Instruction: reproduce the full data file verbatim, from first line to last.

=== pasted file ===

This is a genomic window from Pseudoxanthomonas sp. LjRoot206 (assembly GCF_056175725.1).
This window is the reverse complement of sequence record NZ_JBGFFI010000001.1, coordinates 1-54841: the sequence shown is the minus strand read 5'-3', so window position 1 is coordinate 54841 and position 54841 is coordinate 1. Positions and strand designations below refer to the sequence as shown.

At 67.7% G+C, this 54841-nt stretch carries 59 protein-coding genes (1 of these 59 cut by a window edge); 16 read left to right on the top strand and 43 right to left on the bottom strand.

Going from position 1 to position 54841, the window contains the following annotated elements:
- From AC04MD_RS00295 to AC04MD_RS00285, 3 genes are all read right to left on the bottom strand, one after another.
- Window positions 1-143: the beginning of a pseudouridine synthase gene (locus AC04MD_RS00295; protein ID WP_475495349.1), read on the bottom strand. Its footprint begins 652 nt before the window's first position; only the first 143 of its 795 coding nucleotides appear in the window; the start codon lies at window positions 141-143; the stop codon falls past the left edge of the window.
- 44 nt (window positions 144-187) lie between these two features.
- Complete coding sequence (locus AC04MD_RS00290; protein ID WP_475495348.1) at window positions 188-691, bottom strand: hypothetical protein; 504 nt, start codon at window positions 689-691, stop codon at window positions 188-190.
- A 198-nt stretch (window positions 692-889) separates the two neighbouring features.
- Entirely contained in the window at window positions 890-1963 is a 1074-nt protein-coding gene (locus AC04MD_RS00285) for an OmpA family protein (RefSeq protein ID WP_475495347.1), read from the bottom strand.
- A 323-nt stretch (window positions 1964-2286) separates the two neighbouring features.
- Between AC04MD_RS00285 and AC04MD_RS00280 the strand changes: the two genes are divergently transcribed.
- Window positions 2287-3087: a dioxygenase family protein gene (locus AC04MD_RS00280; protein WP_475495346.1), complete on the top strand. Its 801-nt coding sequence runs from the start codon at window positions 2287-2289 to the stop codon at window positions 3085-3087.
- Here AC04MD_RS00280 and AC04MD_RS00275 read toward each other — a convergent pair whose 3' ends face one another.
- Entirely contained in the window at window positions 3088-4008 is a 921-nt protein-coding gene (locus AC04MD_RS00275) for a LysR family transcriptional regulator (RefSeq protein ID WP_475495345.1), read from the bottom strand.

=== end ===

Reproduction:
This is a genomic window from Pseudoxanthomonas sp. LjRoot206 (assembly GCF_056175725.1).
This window is the reverse complement of sequence record NZ_JBGFFI010000001.1, coordinates 1-54841: the sequence shown is the minus strand read 5'-3', so window position 1 is coordinate 54841 and position 54841 is coordinate 1. Positions and strand designations below refer to the sequence as shown.

At 67.7% G+C, this 54841-nt stretch carries 59 protein-coding genes (1 of these 59 cut by a window edge); 16 read left to right on the top strand and 43 right to left on the bottom strand.

Going from position 1 to position 54841, the window contains the following annotated elements:
- From AC04MD_RS00295 to AC04MD_RS00285, 3 genes are all read right to left on the bottom strand, one after another.
- Window positions 1-143: the beginning of a pseudouridine synthase gene (locus AC04MD_RS00295; protein ID WP_475495349.1), read on the bottom strand. Its footprint begins 652 nt before the window's first position; only the first 143 of its 795 coding nucleotides appear in the window; the start codon lies at window positions 141-143; the stop codon falls past the left edge of the window.
- 44 nt (window positions 144-187) lie between these two features.
- Complete coding sequence (locus AC04MD_RS00290; protein ID WP_475495348.1) at window positions 188-691, bottom strand: hypothetical protein; 504 nt, start codon at window positions 689-691, stop codon at window positions 188-190.
- A 198-nt stretch (window positions 692-889) separates the two neighbouring features.
- Entirely contained in the window at window positions 890-1963 is a 1074-nt protein-coding gene (locus AC04MD_RS00285) for an OmpA family protein (RefSeq protein ID WP_475495347.1), read from the bottom strand.
- A 323-nt stretch (window positions 1964-2286) separates the two neighbouring features.
- Between AC04MD_RS00285 and AC04MD_RS00280 the strand changes: the two genes are divergently transcribed.
- Window positions 2287-3087: a dioxygenase family protein gene (locus AC04MD_RS00280; protein WP_475495346.1), complete on the top strand. Its 801-nt coding sequence runs from the start codon at window positions 2287-2289 to the stop codon at window positions 3085-3087.
- Here AC04MD_RS00280 and AC04MD_RS00275 read toward each other — a convergent pair whose 3' ends face one another.
- Entirely contained in the window at window positions 3088-4008 is a 921-nt protein-coding gene (locus AC04MD_RS00275) for a LysR family transcriptional regulator (RefSeq protein ID WP_475495345.1), read from the bottom strand.